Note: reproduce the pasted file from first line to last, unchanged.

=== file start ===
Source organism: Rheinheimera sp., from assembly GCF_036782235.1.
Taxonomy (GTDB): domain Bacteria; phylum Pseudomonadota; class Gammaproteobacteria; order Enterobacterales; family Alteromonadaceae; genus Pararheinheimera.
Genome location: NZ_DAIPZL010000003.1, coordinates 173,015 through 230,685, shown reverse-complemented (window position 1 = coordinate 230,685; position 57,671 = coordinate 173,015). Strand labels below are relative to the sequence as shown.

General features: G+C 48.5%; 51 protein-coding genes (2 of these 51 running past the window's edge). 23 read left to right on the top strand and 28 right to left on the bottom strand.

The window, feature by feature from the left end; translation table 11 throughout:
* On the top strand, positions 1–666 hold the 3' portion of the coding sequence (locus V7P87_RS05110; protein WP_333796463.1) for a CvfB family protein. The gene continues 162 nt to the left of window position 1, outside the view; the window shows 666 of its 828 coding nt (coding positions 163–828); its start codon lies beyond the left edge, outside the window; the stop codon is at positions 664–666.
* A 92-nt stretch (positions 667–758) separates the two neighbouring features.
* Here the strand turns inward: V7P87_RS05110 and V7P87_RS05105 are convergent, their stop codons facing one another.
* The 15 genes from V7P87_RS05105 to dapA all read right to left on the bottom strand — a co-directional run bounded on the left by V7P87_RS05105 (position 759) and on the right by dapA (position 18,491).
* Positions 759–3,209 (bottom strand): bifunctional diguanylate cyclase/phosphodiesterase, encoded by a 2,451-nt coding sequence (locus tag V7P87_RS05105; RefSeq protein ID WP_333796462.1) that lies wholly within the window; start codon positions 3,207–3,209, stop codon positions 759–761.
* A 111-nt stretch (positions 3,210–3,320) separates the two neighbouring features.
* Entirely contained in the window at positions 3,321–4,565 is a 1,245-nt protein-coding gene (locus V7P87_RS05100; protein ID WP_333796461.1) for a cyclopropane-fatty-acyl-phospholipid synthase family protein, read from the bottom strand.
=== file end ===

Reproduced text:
Source organism: Rheinheimera sp., from assembly GCF_036782235.1.
Taxonomy (GTDB): domain Bacteria; phylum Pseudomonadota; class Gammaproteobacteria; order Enterobacterales; family Alteromonadaceae; genus Pararheinheimera.
Genome location: NZ_DAIPZL010000003.1, coordinates 173,015 through 230,685, shown reverse-complemented (window position 1 = coordinate 230,685; position 57,671 = coordinate 173,015). Strand labels below are relative to the sequence as shown.

General features: G+C 48.5%; 51 protein-coding genes (2 of these 51 running past the window's edge). 23 read left to right on the top strand and 28 right to left on the bottom strand.

The window, feature by feature from the left end; translation table 11 throughout:
* On the top strand, positions 1–666 hold the 3' portion of the coding sequence (locus V7P87_RS05110; protein WP_333796463.1) for a CvfB family protein. The gene continues 162 nt to the left of window position 1, outside the view; the window shows 666 of its 828 coding nt (coding positions 163–828); its start codon lies beyond the left edge, outside the window; the stop codon is at positions 664–666.
* A 92-nt stretch (positions 667–758) separates the two neighbouring features.
* Here the strand turns inward: V7P87_RS05110 and V7P87_RS05105 are convergent, their stop codons facing one another.
* The 15 genes from V7P87_RS05105 to dapA all read right to left on the bottom strand — a co-directional run bounded on the left by V7P87_RS05105 (position 759) and on the right by dapA (position 18,491).
* Positions 759–3,209 (bottom strand): bifunctional diguanylate cyclase/phosphodiesterase, encoded by a 2,451-nt coding sequence (locus tag V7P87_RS05105; RefSeq protein ID WP_333796462.1) that lies wholly within the window; start codon positions 3,207–3,209, stop codon positions 759–761.
* A 111-nt stretch (positions 3,210–3,320) separates the two neighbouring features.
* Entirely contained in the window at positions 3,321–4,565 is a 1,245-nt protein-coding gene (locus V7P87_RS05100; protein ID WP_333796461.1) for a cyclopropane-fatty-acyl-phospholipid synthase family protein, read from the bottom strand.